Again ginseng is also believed to have an effect on the hypothalamic-pituitary-adrenalin or HPA nexus of the human brain where an increase in the plasma levels of corticotrophins and corticosteroids may lead one to experience greater sense of vitality and well-being including feelings of sexual pleasure. According to an article titled ‘Clinical Efficacy of Korean red ginseng for erectile dysfunction’ and published in International Journal of Impotence Research 7.3 (1995):181-6, researcher HK Choi and others found that in a study of ninety men with erectile dysfunction, around sixty percent reported improvement in their symptoms with regular intake of ginseng compare to only thirty percent of those on the placebo.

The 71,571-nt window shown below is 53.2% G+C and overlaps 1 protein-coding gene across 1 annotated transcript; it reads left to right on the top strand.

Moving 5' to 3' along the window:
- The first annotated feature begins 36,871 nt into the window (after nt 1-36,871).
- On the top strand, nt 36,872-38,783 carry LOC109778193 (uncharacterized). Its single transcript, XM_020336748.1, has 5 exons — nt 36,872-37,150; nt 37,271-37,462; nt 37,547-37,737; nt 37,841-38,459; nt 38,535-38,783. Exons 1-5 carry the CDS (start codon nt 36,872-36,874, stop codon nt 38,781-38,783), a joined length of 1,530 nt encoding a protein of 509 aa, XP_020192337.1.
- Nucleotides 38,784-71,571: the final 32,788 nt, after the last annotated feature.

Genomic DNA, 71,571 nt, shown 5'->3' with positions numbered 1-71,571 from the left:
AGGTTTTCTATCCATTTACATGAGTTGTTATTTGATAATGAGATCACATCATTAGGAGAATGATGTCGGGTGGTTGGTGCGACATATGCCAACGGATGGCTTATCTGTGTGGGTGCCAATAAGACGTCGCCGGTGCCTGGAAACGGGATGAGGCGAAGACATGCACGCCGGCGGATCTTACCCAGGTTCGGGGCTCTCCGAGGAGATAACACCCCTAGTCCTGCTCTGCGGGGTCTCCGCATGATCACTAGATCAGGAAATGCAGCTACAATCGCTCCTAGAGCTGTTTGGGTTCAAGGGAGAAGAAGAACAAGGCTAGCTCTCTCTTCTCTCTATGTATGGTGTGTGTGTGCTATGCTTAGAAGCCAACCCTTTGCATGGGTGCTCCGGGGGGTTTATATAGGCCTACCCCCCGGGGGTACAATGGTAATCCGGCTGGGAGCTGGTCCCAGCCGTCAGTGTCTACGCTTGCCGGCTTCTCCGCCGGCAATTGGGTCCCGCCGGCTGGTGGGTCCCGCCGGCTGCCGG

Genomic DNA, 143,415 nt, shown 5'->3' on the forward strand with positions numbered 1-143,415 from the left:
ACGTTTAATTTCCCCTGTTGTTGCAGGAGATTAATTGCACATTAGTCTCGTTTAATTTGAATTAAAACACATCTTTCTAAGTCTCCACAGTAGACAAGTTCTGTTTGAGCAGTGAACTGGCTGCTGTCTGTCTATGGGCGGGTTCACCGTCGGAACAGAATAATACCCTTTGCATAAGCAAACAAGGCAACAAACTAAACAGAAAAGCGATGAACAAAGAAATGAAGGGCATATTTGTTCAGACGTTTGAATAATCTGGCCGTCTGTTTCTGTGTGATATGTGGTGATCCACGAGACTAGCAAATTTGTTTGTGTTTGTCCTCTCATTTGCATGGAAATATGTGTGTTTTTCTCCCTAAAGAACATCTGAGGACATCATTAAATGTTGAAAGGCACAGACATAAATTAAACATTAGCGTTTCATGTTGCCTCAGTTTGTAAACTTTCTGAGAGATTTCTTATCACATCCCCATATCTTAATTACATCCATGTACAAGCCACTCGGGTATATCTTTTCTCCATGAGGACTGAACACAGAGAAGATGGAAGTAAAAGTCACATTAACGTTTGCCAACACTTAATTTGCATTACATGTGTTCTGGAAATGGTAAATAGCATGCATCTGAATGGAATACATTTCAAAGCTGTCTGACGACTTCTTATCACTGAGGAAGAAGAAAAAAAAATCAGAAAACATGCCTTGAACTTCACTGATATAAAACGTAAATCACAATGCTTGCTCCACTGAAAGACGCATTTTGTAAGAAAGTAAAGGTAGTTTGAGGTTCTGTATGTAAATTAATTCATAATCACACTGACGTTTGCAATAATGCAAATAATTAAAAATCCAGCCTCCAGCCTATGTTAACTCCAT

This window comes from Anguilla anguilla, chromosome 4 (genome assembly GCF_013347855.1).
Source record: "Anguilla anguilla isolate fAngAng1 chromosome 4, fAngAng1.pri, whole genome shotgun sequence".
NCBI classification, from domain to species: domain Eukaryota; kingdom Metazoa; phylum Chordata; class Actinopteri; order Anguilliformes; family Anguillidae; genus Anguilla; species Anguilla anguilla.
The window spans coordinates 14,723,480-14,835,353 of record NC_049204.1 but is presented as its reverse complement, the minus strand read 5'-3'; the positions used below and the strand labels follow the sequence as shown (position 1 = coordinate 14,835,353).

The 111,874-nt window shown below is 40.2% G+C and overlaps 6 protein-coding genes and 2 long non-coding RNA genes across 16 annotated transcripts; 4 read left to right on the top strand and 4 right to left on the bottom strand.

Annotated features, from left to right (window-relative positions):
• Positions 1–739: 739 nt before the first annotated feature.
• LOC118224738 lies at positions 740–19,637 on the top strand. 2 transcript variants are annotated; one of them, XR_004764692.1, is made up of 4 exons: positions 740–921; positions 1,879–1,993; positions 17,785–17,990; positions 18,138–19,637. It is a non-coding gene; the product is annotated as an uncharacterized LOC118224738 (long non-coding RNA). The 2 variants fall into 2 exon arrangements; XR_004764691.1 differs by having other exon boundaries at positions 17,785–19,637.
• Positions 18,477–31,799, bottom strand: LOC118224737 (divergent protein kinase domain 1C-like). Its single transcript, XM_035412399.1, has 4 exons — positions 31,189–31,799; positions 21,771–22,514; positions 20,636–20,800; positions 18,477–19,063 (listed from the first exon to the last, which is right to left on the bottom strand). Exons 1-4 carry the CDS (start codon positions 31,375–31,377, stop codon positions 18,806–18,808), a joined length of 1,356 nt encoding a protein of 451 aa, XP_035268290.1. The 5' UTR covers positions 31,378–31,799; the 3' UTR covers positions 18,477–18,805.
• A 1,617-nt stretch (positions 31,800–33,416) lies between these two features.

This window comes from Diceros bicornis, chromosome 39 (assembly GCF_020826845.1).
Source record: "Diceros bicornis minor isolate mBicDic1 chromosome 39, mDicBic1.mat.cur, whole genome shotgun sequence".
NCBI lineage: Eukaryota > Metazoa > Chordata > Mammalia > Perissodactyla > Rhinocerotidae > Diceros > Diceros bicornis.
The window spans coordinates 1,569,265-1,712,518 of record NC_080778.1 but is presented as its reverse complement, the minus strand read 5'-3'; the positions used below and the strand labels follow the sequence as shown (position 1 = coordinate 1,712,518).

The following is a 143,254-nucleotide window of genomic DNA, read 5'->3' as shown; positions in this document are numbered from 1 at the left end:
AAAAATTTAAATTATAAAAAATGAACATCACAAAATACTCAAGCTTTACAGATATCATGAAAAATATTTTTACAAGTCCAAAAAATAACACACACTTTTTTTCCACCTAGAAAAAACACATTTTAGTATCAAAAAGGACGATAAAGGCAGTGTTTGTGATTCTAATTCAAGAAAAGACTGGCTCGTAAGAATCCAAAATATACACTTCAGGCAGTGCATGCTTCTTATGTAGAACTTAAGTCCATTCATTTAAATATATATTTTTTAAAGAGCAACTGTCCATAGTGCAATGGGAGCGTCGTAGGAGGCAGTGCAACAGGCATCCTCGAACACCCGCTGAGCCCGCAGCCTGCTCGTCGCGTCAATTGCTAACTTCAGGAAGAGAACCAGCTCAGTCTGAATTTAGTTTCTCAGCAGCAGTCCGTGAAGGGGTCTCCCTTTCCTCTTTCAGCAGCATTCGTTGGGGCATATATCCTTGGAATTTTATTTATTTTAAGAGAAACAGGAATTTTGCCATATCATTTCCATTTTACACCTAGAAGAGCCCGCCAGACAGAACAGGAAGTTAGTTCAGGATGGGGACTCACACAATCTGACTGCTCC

Yet another aspect of ginseng’s reputation as an aphrodisiac is based on the doctrine of signatures since the adult root has a phallic shape. Traditional Chinese medicine believes that ginseng’s resemblance to human form is proof of its rejuvenative properties in general and aphrodisiac properties in particular and in fact considers that the closer its similarity to the human figure, the more potent, the root.   A Chinese medical text of the fourth century mentions a list of ginseng-based exotic recipes that are reputed to stimulate sexual appetite. According to ancient sources, Shen Nung, one of the first Chinese emperors who practiced alchemy, recorded that he experienced a warm and sexually pleasurable feeling after chewing a bit of the ginseng root. Ginseng also prominently figures in ritual sexual practices of Taoism according to which sex without ejaculation is a means of rejuvenating the body and maintaining the balance of the yin (female) and yang (male elements).